Chinese Housing Market: Trying to Figure it Out

Housing in China is a really hot market. Prices are skyrocketing. Yet there are some very curious trends. More farmland is being converted to tall apartment buildings, but when finished are hardly occupied. In fact at night there are few lights on, and few people live there. What is the point of all these empty apartment buildings? Meanwhile housing prices continue to rise, becoming more out of reach to the average Chinese family. Speculation abounds.

Inevitably this housing bubble will break. Those that have bought high and those speculators will lose their shirt. This cannot continue. If and when housing prices have gone down, current owners who bought high have protested and have even become violent. Prices in China must come down, and when they do it will be a momentous change for China.

The central and provincial governments have tried various strategies in order to reduce the skyrocketing housing prices, but most have had limited success. Beijing and other cities have tried:

  • price caps on new units

    In 2016, Beijing became the first Chinese city to cap prices on new flats, as mayor Cai Qi vowed “no home price rises in 2017 from the 2016 level.”

  • timeout limits for those that wish to sell: Xiamen is trying a 2 year period where a new owner cannot sell.

    …about 50 cities, including Qingdao, Changsha and Chongqing, have taken the same path, imposing a resell ban of two to five years.

    These resale restrictions sometimes coincided with price caps.

  • encourage commercial companies to offer rental units
  • limit the number of presale units: The government does not allow the builder to sell units until they are already completed. Builders were asking for up to 80% of the price up front. With this capital builders were buying more land and expanding, all without using their own capital. This now limits the builder to quick financing while he builds and slows down the available capital to expand. Coupled with restrictions of loans from local banks this can squeeze the ability of builders to expand.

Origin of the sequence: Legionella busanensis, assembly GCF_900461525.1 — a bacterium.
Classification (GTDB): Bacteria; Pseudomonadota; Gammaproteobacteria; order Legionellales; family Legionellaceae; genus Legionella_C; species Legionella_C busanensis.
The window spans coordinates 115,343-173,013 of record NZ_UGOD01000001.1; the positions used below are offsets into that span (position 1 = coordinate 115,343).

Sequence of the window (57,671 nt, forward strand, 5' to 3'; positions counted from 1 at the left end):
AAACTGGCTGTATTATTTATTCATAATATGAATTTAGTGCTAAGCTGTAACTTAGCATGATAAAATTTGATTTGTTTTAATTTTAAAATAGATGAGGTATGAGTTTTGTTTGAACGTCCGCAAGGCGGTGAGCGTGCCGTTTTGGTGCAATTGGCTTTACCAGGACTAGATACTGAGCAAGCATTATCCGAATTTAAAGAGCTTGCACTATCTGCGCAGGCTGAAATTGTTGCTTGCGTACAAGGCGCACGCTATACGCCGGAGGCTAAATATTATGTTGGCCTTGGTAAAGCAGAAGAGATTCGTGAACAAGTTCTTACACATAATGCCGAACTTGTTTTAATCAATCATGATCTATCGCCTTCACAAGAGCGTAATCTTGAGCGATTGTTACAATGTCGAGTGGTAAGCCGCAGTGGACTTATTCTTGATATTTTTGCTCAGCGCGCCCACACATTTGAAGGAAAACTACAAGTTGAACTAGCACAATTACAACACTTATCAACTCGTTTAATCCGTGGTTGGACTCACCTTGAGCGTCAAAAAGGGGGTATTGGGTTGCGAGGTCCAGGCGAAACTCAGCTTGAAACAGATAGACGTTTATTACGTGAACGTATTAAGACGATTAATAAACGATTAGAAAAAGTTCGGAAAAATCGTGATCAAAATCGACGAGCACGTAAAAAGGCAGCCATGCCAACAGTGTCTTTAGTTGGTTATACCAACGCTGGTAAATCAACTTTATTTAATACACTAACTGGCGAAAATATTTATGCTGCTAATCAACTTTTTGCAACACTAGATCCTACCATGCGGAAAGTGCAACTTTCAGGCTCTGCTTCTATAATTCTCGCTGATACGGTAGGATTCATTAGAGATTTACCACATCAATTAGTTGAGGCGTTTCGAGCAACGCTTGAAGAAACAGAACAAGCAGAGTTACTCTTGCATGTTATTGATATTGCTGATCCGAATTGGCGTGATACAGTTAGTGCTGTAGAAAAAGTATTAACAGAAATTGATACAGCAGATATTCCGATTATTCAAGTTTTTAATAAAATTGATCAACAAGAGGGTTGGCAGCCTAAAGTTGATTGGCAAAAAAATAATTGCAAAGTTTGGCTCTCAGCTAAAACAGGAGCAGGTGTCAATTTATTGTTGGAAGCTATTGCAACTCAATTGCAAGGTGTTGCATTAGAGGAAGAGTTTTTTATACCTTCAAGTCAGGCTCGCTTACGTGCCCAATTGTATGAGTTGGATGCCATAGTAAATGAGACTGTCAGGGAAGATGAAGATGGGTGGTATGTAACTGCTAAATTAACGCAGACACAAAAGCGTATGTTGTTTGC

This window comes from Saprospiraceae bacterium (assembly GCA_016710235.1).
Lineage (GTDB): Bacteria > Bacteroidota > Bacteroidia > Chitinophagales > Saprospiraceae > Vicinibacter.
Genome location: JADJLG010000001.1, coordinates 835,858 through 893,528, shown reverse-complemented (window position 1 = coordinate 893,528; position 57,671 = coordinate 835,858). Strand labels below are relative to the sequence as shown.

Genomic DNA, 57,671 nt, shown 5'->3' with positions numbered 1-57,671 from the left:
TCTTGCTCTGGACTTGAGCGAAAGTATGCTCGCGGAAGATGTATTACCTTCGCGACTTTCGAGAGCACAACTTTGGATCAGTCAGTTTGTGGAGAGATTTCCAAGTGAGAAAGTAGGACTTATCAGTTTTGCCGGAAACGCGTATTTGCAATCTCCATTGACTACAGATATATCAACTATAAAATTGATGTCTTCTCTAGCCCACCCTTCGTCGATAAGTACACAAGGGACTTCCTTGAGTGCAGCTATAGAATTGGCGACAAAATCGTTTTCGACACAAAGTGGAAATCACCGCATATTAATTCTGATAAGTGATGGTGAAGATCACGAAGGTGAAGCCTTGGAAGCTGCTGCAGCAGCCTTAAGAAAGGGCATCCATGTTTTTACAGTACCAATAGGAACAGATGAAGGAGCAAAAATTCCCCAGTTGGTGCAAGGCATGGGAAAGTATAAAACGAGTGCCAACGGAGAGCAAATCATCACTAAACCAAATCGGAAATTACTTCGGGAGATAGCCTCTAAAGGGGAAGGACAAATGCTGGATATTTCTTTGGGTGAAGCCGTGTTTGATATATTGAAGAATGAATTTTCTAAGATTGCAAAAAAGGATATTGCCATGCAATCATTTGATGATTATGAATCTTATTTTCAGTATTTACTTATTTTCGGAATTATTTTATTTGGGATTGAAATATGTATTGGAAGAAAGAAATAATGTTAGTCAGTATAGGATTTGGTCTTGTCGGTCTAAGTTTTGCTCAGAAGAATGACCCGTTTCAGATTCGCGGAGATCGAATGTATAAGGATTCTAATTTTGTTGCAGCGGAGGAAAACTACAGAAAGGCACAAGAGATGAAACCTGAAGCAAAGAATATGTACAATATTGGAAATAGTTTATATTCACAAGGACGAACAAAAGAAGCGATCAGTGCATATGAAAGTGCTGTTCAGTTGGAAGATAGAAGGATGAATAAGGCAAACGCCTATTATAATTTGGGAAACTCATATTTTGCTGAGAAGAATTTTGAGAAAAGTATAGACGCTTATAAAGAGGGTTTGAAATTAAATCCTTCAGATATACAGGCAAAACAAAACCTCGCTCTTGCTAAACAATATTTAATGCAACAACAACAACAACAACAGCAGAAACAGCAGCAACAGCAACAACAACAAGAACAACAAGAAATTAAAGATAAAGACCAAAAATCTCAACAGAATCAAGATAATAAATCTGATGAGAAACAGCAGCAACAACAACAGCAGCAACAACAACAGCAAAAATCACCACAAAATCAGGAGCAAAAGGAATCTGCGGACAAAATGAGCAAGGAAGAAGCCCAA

“Developers’ cash flow will be significantly affected as almost 80 to 90 per cent of cash sales come from project presales. Small developers will be squeezed out,” said Raymond Cheng, head of China Property Research at CGS-CIMB Securities.” With less cash from presales, developers will have to substantially cut their budgets for land and this could materially affect local government revenues.”

  • Forcing developers to completely finish units before they are marketed for sale. This eliminates the dominant source of capital for commercial builders.

    In June, Shenzhen offered its first land auction requiring developers to finish project construction before launching the sales push. The site was bought by China Jinmao Holdings, a State-owned developer, who outbid several competitors.

  • Require home buyers for an 80% down payment

Provincial and City Government
One of the unstated or maybe less stated goals of the City government is to continue to employ people and keep the unemployment rate down. A tried and true method from the past is to confiscate nearby farmland, expropriate whomever is there, and sell the farmland to the highest commercial bidder, who is usually building condos. The city may even finance the builder, who is local. The builder receives financing from his local bank, with the blessing of the provincial government. Building infrastructure projects employs a lot of people and keeps the economy going. This provides the city government with much needed income.